THE MORAL HAZARD
IT WAS simply an unusual combination of chance and circumstances which first gave Louie Goldberg the impression that he could beat the game. Louie, having recently become the proud possessor of a five-hundred dollar jumble of cogs and wheels and other like mysteries, which only the radiantly optimistic would have called a motor-car, permitted himself to listen to the wiles of brother-in-law Abie Bernstein.
“You insure her, Louie, mebbe,” Abie spoke in a voice whose very tone was a suggestion of hidden thoughts. “You insure, her, Louie, like all big men does. ’Cause you don’ know mebbe vot’s gonna happen to her. ...”
Louie admitted that he had no way of reading the courses either of stars or of automobiles, so with the moral support of Abie Bernstein at his elbow he walked into a branch office of the Look-Alive Motor Insurance Company, and it was there that chance played into Louie’s hand. “Chance” took the form of a Youth so keen to write up his first insurance policy that he totally overlooked the fact that Boss McCurdy was out of town and that there are certain business formalities which must be observed in the placing of all policies.
When Louie Goldberg, sizing up Youth and inexperience as the legitimate prey of nimble wits, valued his jumble of machinery at four thousand dollars, Abie Bernstein promptly raised the bet.
“You forget, Louie, vot I just been offerin’ you, vive t’ousand dollars for that car vot you wouldn’ take. And yet you go to vant to insure her for four t’ousand. Vot ails you, Louie?”
Youth, knowing not the wiles of the world, and envisioning only the look of approbation which Boss McCurdy would beam upon him at the sight of that big premium, shortly permitted Louie Goldberg to walk forth into the cold temptation of a whispering world, with Abie Bernstein at his elbow, and with a five thousand dollar policy on a five hundred dollar remnant of some other citizen’s mis-spent days.
It was a week later when Boss McCurdy walked into his office and plunged immediately into the stack of business with which time had cluttered his desk. It was an hour later when he startled the office by a bellowing sound which resembled the pangs of some animal in distress.
Youth rushed to the rescue. Youth found him empurpled, and vigorously waving in the air a paper which looked like an insurance policy duplicate.
“Get Goldberg, quick. Get him here, anyway. . . any how. . . do it. . . ”
For Boss McCurdy had a presentiment. He was not without experience, and he knew that five-thousand dollar policies purchased over the counter were as rare and were apt to be as flavorless as winter strawberries.
Certainly We Pay—Maybe
IT WAS near the noon hour when Louie Goldberg, wearing a wan expression upon his mobile features,
slipped through the doorway from the mam office into the private den occupied by Boss McCurdy. Louie’s attitude was that of one who seeks rather than that of one who is sought.
“The Boss? You him?” Louie asked, with a quaver in his voice.
Boss McCurdy nodded, and the grimness about his lips deepened. Chance, he could see quite plainly, had played against him.
“My beautiful car. You insure her. For vive t’ou-
McCurdy’s lips lost none of their grimness “Go on,” íe begged.
“She burn. Last night she burn. She aint not’ing now but cinders. . . I come for that vive t’ousand. . . .”
“You don’t surprise me in the least, Mr. Goldberg,” McCurdy returned, with a marked flavor of bitterness. “Fires, automobiles and insurance policies have a strange way at times of getting mixed up on the pages cf Fate. . .”
“Vot’s that you mean?” Goldberg demanded, with a quiver about the nostrils, which showed anger, rssumed or otherwise.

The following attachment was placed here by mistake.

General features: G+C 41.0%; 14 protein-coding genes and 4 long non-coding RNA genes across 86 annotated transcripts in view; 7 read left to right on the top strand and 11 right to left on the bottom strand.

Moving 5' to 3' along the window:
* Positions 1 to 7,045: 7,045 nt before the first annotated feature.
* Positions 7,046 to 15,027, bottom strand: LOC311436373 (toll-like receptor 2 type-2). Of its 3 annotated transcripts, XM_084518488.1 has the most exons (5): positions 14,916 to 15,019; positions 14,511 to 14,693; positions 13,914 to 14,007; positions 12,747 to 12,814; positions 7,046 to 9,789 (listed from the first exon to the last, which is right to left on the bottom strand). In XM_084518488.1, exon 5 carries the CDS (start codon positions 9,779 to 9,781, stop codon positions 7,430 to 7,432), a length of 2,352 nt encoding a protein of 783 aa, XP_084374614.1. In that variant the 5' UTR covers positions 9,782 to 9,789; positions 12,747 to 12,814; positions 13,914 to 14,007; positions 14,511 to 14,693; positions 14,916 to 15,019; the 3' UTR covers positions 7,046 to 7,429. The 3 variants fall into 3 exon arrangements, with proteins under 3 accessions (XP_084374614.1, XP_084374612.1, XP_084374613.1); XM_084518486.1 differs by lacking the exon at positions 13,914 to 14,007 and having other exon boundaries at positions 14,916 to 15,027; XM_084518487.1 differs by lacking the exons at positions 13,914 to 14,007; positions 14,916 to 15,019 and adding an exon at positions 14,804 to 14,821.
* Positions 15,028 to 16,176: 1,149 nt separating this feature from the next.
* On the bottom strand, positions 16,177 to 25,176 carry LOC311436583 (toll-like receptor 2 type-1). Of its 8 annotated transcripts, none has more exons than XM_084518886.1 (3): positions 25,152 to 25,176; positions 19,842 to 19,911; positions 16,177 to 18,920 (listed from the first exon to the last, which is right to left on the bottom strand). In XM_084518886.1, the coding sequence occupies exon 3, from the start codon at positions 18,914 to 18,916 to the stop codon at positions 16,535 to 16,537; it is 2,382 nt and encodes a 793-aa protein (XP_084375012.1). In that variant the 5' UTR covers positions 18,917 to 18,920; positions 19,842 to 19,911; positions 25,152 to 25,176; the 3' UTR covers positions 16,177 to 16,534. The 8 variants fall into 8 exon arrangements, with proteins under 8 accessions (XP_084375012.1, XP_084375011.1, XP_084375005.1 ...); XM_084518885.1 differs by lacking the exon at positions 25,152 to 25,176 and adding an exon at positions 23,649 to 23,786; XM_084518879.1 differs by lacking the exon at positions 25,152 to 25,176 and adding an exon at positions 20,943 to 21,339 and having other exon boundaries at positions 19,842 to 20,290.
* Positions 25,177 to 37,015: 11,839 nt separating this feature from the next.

Boss McCurdy paused to study the man before him. After a full minute of this, he decided that Goldberg was possessed of a shrewdness, and of little twinkling eyes, which could not be despised.
“I said we would have to get all the particulars of the fire, for our records,” McCurdy found himself regaining some of his calm business judgment. “Tell me all about it, how it happened, when. . . ”
“She run over a bank and burn. Vot more you want to know?”
“Everything,” McCurdy pressed with such vigor that •Goldberg told his story with a wealth of detail and lamen-
tation which might well have softened the heart of Boss McCurdy except for that five-thousand-dollar payment staring him in the face.
In the end, he learned that Goldberg, accompanied by Bernstein, had been caught at night on the River Road; the car had slipped over the bank, turned turtle, caught fire, and not even the waters of the adjoining river had been sufficient to prevent the “beautiful ear” from becoming a wreck of cinders.
“You pay?” Louie c’emandedat the end, with all eagerness. “You pay me that vive t’ousand for my beautiful car. I don’ know, but Abie he say you gotta pay. . . .”
“Certainly we pay. Drop arc und in a week for your check.”
Louie’s Claim Goes “Floo-ey”
'T'HE rest of Louie Goldberg’s story has to do with the A experience of Billy Stoutman, the insurance adjuster. Stoutman makes a comfortable living out of the doubts of the insurance agents, and in such cases as that offered by Goldberg he often acquires a certain amount of satisfaction as well. After an interview with Boss McCurdy, Stoutman took to the trail and he followed the pathway of Louie Goldberg and Abie Bernstein through a week of infinite patience. At the end of that week he made his report to McCurdy.
“The night of the fire they bought gasoline at two stations,” Stoutman’s report was a verbal one. “They filled the tank, and carried a five gallon can in the back. The fire did not take place at the bottom of the bank, as Goldberg claimed, but on top. There are marks of the fire on the grass and on the trees, and no marks of fire on the bank below. There were marks on the ground which showed
that after the car had been burned on the bank above, it was pried over the edge with poles. It was a 1909 model instead of a 1919, as the pulley states, and there were no headlights, or tools in the tool box. . . ” “What does that mean?” McCurdy demanded, as Stoutman paused significantly.
“It means that Goldberg is a cautious soul. I found where he disposed of the tools and headlights in a second-hand store on the afternoon of the fire. Goldberg believes in economy. . . .”